A User's view of Hledger

Learning about hledger

Creating a positive impact

This post is inspired by a recent RANE podcast: The Best Approaches to Creating a Positive Impact With Dr. Bjorn Lomborg. One of the central ideas discussed there is simple: if you have limited resources, such as money, where does it make most sense to use those resources, knowing that you can’t solve every problem that you would like to?

The themes in the above podcast are concerned with international development. So what does this have to do with hledger?

First, using a tool such as hledger may make us sufficiently well off one day that we will want to contribute to causes that will benefit others. If that happens, wouldn’t we want to bring about the greatest benefit for our contribution?

However, the above may be far off in the future. What about right now? Specifically, can we ask the same question about personal finances? That is, how can we get the most value out of our limited resources when it comes to personal finances?

This is a broad topic, and in some ways it is case specific. However, as an hledger fan, I will say that tracking your income and expenses has a positive benefit. How much does it cost to track your finances? Well, the hledger program is free, so that’s a great start. And if you already have a computer, there is no extra cost.

What if you don’t already have a computer? To use hledger, you would have the expense of obtaining a computer. Note, though, that the expense may be smaller than you might initially think. For example, in 2019 I successfully installed hledger on a Raspberry PI, a single board computer costing less than $100. Not included in that price would be a monitor, keyboard, or mouse, so that would have been about another $100.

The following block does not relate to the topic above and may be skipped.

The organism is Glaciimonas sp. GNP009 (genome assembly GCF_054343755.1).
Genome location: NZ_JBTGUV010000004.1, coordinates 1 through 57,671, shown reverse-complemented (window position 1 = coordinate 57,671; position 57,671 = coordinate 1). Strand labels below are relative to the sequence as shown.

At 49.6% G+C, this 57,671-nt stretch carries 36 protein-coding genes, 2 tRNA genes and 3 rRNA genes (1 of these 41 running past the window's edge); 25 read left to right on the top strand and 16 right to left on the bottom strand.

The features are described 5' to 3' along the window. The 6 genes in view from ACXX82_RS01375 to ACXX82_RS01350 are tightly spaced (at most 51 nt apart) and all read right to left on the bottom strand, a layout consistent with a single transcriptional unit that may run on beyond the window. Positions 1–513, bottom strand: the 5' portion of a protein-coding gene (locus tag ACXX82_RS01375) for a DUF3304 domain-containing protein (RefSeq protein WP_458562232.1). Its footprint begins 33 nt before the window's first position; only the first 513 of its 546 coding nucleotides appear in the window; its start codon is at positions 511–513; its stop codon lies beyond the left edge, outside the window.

Let’s take an extreme case. You can’t even afford an inexpensive computer. But you really wanted the benefits of tracking your income and expenses similarly to hledger. One option would be to use a ledger book for double entry accounting. I am currently seeing one for $7 on Amazon.

I have to confess that I would be loathe to give up all the great things that hledger does and move to doing things manually on paper. But I am guessing that the information that I would gain would be far more valuable than the cost of a ledger book and a few pens. Being forced to go more slowly might even have the benefit of making me think more deeply about my finances. So, doing things on paper might feel like the end of the world, but it wouldn’t necessarily be.

The concept, though, of wisely choosing what to do with limited resources in order to bring about the most good seems to be one that deserves close attention.